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 > Several new to RVing questions

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Walaby

Georgia

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Posted: 02/02/18 05:41pm Link  |  Quote  |  Print  |  Notify Moderator

Key figures are the 3150 payload, and the 6100 GAWR. To be sure of what you can handle, you should weigh your truck, full of fuel and with intended passengers.

Weight slip from a Cat scale will give you actual weights for Steer Axle (front), Drive axle (rear) and total weight.

For a 5er, the difference between 6100 (GAWR), and the actual drive axle weight, will tell you how much additional weight you can have in the bed without exceeding axle weight. That will tell you how much pin weight you can handle for a 5er. Typically pin weight is ~25 percent of the total trailer weight.

For a TT, a key figure is the tongue weight, which is ~14 percent of the total trailer weight. That figure, plus ~100 lbs for the hitch, plus whatever cargo you carry in bed of , and passenger weight should not exceed your payload.

These are planning numbers that, generally speaking, should keep you within all your weight limits, and provide a good towing combination.

2 1/2 inch hitch is a class 5.

Mike


Im Mike Willoughby, and I approve this message.
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vjstangelo

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Posted: 02/02/18 05:52pm Link  |  Quote  |  Print  |  Notify Moderator

If I had such a truck I'd go with the 5th wheel. These seem to have a better use of the living space, while also preserving the master suite area (when compared to a bumper tow).


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pbtman

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Posted: 02/03/18 06:53am Link  |  Quote  |  Print  |  Notify Moderator

I had a 2001 Ford F-250 short bed with the 7.3 diesel. We pulled a 30ft 5th wheel with a single slide-out for miles and miles. Colorado, Texas and all over Missouri and Arkansas. No problem towing at all. Since I used my truck also for gooseneck trailers, I had the B & W turn-over gooseneck hitch installed under the bed of the truck. Then I purchased the B & W Companion 5th wheel converter hitch. It pivots side-to-side. I see now that they have the Companion in a slider model. Mine was not a slider. I had the dealer take off the standard pin box from the front of the trailer and install the extended one (made for short bed trucks). I never had any issue once I set the Companion to the proper height.
We now have a 1/2 ton Dodge with a 25’ travel trailer. I’m into a whole new learning curve now.?? (we were out of rv’ing for over 10 years) I’m super stoked to be back.


Bob & Sandy
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michaelhebert1986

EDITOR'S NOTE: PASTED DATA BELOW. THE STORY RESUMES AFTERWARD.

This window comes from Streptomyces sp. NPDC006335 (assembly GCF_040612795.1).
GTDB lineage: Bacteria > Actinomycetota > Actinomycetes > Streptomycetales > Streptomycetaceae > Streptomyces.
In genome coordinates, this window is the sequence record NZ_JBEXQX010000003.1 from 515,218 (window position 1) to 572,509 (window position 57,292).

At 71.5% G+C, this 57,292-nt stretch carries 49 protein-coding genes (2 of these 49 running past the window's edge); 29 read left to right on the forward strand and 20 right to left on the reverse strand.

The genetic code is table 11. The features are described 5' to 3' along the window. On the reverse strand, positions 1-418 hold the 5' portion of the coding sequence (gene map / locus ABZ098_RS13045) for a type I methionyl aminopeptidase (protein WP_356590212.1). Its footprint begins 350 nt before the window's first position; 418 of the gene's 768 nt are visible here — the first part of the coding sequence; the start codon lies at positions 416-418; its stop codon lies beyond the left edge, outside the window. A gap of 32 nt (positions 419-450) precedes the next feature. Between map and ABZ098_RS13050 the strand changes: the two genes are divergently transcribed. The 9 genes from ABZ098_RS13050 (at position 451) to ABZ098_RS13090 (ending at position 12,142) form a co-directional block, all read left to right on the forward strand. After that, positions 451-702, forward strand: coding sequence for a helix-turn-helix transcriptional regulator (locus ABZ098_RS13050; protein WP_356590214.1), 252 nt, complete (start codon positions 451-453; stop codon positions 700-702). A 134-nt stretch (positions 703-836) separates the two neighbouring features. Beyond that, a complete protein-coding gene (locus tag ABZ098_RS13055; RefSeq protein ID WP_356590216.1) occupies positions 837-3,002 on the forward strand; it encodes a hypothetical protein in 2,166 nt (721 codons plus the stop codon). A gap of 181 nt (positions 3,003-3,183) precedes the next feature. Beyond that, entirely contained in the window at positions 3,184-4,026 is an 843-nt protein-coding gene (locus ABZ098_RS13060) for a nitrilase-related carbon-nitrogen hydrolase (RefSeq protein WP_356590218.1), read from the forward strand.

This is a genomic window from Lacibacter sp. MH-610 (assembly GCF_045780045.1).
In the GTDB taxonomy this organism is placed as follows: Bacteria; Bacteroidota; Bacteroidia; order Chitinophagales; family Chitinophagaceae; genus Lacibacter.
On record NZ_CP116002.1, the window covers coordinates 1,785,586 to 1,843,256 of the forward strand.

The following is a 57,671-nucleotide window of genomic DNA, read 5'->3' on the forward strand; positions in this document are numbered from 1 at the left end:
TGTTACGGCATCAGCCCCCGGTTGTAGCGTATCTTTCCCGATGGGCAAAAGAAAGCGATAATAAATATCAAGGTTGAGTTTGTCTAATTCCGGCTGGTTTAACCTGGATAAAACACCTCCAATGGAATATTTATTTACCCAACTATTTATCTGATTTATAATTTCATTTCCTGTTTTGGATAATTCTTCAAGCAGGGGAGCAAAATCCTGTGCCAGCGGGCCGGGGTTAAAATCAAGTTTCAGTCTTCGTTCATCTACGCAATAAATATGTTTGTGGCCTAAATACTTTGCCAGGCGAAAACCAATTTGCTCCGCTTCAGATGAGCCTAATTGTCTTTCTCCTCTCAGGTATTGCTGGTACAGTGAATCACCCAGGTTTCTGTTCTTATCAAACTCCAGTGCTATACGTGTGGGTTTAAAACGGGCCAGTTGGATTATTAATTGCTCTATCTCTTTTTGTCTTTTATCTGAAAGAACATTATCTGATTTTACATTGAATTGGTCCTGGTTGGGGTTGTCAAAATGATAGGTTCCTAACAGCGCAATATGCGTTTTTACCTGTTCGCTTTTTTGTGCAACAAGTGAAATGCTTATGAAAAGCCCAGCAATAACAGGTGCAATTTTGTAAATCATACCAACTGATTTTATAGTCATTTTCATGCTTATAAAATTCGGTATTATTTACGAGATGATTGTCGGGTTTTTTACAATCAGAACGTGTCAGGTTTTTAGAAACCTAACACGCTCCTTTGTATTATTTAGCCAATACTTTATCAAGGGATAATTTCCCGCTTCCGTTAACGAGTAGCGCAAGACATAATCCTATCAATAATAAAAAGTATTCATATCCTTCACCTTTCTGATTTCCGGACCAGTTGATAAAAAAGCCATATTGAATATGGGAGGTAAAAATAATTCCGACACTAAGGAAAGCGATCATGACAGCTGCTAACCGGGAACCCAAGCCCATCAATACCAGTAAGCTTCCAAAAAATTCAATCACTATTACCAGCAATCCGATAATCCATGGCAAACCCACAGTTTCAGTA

leesburg, fl

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Posted: 02/10/18 05:48pm Link  |  Quote  |  Print  |  Notify Moderator

I had a 40' airstream bumper pull years ago. Loved it (minus it being a complete hunk of junk when I bought it for $600), but it got the job done for what I needed at the time.

It was HUGE. I luckily pulled it with ease with a 2000 Chevy Silverado 1500 normal V8 motor. Nothing fancy other than a 5,000 pound hitch and ball. I pulled into a gas station with it attached when leaving and a guy next to me was like "good lord, thats the biggest piece of aluminum junk I have ever seen!". I was proud of it.

It was very easy to pull, however it was an Airstream. Light as a feather for the most part. I have no experience with a 5th wheel but from what I have heard, the smaller ones pull easy as well. A large 5th wheel is not fun when it comes to wind or not having enough power. Make sure the truck can handle it without any problems at all before making that purchase.

Grit dog

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Posted: 02/12/18 10:04pm Link  |  Quote  |  Print  |  Notify Moderator

JEB17245 wrote:

First, thanks for all the good advice. I checked the sticker on the truck and the GVWR is 10,000 lbs, rear GAWR is 6100 lbs. A vin website has max towing at 12,200 lbs, payload at 3150 lbs. We've been looking at the ultra-light trailers to keep the tow weight down. We bought it used so I don't have the new car sticker, but it has a factory rear 2 1/2" hitch. I believe that's either class 4 or 5.

John


GVW is limited for legal/class purposes and has little to do with the truck's capability.
6100 RAWR is pretty much 10k minus actual front axle weight. Axle is good for 10klbs, springs will need help over 3klbs payload, but you have leaf springs so the options there are economical and plentiful and basically tire/wheel rating is your real limiting factor, putting the rear around 7000-7200lbs. That can be fixed too.
Also doubt the tow rating is that low. Even with highway gears that truck will comfortably pull more of set up right.
You said website ratings, you probably got the wrong model. Your "rated payload" likely isn't that high unless it's a reg cab diesel, and towing is higher.

There are many inequities in truck ratings although if you stay within all your posted ratings, you will be conservatively well equipped.
No need to limit to ultra lights unless that's what you want to buy.


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